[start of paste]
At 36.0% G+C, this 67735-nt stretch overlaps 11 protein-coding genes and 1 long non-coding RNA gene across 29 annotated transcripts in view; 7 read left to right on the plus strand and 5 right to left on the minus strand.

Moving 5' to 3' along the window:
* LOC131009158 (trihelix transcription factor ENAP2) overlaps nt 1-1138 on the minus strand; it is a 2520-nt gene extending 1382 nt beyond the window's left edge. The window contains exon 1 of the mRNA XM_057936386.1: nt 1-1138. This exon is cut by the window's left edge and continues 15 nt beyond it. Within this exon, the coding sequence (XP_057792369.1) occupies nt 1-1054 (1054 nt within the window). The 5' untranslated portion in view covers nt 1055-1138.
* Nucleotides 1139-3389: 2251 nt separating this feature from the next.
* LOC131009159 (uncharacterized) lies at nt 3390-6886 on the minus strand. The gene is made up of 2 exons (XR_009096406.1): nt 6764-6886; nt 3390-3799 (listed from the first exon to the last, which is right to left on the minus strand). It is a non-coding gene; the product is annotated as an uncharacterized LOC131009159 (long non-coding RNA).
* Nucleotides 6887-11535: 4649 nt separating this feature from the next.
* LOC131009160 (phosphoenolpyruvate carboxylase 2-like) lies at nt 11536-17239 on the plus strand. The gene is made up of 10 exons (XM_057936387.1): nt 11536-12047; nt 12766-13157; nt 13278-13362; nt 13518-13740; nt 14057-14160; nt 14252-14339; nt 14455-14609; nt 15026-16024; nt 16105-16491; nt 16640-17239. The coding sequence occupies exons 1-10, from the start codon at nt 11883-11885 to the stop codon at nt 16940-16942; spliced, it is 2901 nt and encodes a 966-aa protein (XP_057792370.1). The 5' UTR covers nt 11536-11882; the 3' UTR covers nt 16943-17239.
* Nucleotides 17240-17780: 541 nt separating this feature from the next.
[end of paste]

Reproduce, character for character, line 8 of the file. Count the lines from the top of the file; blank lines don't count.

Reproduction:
* Nucleotides 17240-17780: 541 nt separating this feature from the next.